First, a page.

Zhou, A. et al. A wireless and artefact-free 128-channel neuromodulation device for closed-loop stimulation and recording in non-human primates. Nat. Biomed. Eng. 3, 15–26 (2019).
Seo, D., Carmena, J. M., Rabaey, J. M., Maharbiz, M. M. & Alon, E. Model validation of untethered, ultrasonic neural dust motes for cortical recording. J. Neurosci. Methods 244, 114–122 (2015).
Seo, D. et al. Wireless recording in the peripheral nervous system with ultrasonic neural dust. Neuron 91, 529–539 (2016).
Piech, D. K. et al. A wireless millimetre-scale implantable neural stimulator with ultrasonically powered bidirectional communication. Nat. Biomed. Eng. 4, 207–222 (2020).
Jia, Y. et al. A mm-sized free-floating wirelessly powered implantable optical stimulation device. IEEE Trans. Biomed. Circuits Syst. 13, 608–618 (2019).
Jia, Y. et al. A dual-band wireless power transmission system for evaluating mm-sized implants. IEEE Trans. Biomed. Circuits Syst. 13, 595–607 (2019).
Gutruf, P. et al. Fully implantable optoelectronic systems for battery-free, multimodal operation in neuroscience research. Nat. Electron. 1, 652–660 (2018).
Ho, J. S. et al. Wireless power transfer to deep-tissue microimplants. Proc. Natl Acad. Sci. USA 111, 7974–7979 (2014).
Khalifa, A. et al. The microbead: a 0.009 mm3 implantable wireless neural stimulator. IEEE Trans. Biomed. Circuits Syst. 13, 971–985 (2019).
Yeon, P., Bakir, M. S. & Ghovanloo, M. Towards a 1.1 mm2 free-floating wireless implantable neural recording SoC. In 2018 IEEE Custom Integrated Circuits Conference (CICC) 1–4 (IEEE, 2018).
Agrawal, D. R. et al. Conformal phased surfaces for wireless powering of bioelectronic microdevices. Nat. Biomed. Eng. 1, 0043 (2017).
Lee, J. et al. An implantable wireless network of distributed microscale sensors for neural applications. In 2019 9th International IEEE/EMBS Conference on Neural Engineering (NER) 871–874 (IEEE, 2019).
Lee, J. et al. Wireless power and data link for ensembles of sub-mm scale implantable sensors near 1Ghz. In 2018 IEEE Biomedical Circuits and Systems Conference (BioCAS) 1–4 (IEEE, 2018).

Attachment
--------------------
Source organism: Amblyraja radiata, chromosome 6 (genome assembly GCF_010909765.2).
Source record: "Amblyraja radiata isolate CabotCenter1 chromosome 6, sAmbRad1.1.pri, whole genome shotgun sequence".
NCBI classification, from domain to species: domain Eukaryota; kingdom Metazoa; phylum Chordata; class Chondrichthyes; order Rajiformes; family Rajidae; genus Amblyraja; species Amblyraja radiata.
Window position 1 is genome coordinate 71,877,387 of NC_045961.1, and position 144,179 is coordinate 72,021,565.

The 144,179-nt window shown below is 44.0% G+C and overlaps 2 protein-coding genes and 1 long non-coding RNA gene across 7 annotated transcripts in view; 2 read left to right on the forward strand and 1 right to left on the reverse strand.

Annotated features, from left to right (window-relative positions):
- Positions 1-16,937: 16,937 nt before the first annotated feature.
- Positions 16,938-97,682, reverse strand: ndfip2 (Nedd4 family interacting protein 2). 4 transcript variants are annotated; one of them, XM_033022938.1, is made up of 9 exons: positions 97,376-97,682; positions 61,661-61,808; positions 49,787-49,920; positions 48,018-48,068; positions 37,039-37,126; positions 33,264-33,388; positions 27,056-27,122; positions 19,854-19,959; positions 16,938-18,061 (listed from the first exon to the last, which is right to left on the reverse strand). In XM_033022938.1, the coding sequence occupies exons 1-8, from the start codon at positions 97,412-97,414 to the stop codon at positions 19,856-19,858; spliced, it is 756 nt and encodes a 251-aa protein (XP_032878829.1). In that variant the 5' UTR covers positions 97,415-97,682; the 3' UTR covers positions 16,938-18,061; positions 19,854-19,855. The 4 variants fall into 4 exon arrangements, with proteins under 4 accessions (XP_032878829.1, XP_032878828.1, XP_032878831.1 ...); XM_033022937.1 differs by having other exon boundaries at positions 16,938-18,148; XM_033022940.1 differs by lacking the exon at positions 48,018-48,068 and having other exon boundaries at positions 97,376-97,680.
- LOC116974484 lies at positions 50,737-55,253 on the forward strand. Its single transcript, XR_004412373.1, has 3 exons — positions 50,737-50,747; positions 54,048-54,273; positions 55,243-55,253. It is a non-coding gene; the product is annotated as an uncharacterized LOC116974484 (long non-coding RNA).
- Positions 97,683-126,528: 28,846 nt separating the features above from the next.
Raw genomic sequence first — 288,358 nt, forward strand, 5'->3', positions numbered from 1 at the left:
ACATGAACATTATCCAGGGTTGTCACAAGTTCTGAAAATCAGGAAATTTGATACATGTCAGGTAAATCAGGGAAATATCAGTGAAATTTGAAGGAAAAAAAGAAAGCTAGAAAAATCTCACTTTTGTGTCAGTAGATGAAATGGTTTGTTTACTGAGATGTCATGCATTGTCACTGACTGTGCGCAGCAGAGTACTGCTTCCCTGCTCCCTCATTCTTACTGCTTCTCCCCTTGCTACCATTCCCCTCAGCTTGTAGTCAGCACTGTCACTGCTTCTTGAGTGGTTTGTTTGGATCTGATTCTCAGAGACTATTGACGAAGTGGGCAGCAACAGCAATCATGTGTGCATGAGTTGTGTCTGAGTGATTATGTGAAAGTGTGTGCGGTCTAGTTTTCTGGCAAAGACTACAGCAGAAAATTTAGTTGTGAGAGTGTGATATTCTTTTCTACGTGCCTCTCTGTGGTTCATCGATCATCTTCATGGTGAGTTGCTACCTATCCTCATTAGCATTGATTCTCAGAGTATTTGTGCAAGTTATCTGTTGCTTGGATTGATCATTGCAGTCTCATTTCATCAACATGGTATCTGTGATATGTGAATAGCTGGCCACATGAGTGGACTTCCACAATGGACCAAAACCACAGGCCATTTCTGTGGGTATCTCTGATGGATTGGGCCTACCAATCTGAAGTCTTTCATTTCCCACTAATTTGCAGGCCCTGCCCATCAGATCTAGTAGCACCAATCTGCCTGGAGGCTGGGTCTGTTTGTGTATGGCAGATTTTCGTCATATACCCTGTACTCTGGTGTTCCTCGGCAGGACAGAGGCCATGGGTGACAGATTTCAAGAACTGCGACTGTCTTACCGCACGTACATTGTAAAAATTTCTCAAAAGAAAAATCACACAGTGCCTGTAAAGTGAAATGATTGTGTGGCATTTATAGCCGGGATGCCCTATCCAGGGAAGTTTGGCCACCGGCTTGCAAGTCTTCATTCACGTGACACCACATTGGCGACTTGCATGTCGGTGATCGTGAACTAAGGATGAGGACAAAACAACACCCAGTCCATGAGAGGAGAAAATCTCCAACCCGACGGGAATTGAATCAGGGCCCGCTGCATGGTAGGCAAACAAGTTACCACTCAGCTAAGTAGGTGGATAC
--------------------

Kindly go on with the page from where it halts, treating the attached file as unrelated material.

Leung, V. W. et al. Distributed microscale brain implants with wireless power transfer and Mbps bi-directional networked communications. In 2019 IEEE Custom Integrated Circuits Conference (CICC) 1–4 (IEEE, 2019).
Laiwalla, F. et al. A distributed wireless network of implantable sub-mm cortical microstimulators for brain-computer interfaces. In 2019 41st Annual International Conference of the IEEE Engineering in Medicine and Biology Society (EMBC) 6876–6879 (IEEE, 2019).
Ha, S. et al. Silicon-integrated high-density electrocortical interfaces. Proc. IEEE 105, 11–33 (2016).
Ahmadi, N. et al. Towards a distributed, chronically-implantable neural interface. In 2019 9th International IEEE/EMBS Conference on Neural Engineering (NER) 719–724 (IEEE, 2019).
Spilker, J. J. Jr. Digital Communications by Satellite (Prentice-Hall, 1977).
Ahn, D. & Ghovanloo, M. Optimal design of wireless power transmission links for millimeter-sized biomedical implants. IEEE Trans. Biomed. Circuits Syst. 10, 125–137 (2015).
Feng, P., Maslik, M. & Constandinou, T. G. EM-lens enhanced power transfer and multi-node data transmission for implantable medical devices. In 2019 IEEE Biomedical Circuits and Systems Conference (BioCAS) 1–4 (IEEE, 2019).
Theilmann, P. T., Presti, C. D., Kelly, D. J. & Asbeck, P. M. A µW complementary bridge rectifier with near zero turn-on voltage in SOS CMOS for wireless power supplies. IEEE Trans. Circuits Syst. I, Reg. Papers 59, 2111–2124 (2012).
Leung, V. W. et al. A CMOS distributed sensor system for high-density wireless neural implants for brain-machine interfaces. In ESSCIRC 2018—IEEE 44th European Solid State Circuits Conference (ESSCIRC) 230–233 (IEEE, 2018).
Lee, A.-H. et al. A scalable and low stress post-CMOS processing technique for implantable microsensors. Micromachines 11, 925 (2020).
Yang, K., Dong, Q., Blaauw, D. & Sylvester, D. 8.3 A 553F2 2-transistor amplifier-based physically unclonable function (PUF) with 1.67% native instability. In 2017 IEEE International Solid-State Circuits Conference (ISSCC) 146–147 (IEEE, 2017).
Suh, G. E. & Devadas, S. Physical unclonable functions for device authentication and secret key generation. In 2007 44th ACM/IEEE Design Automation Conference 9–14 (IEEE, 2007).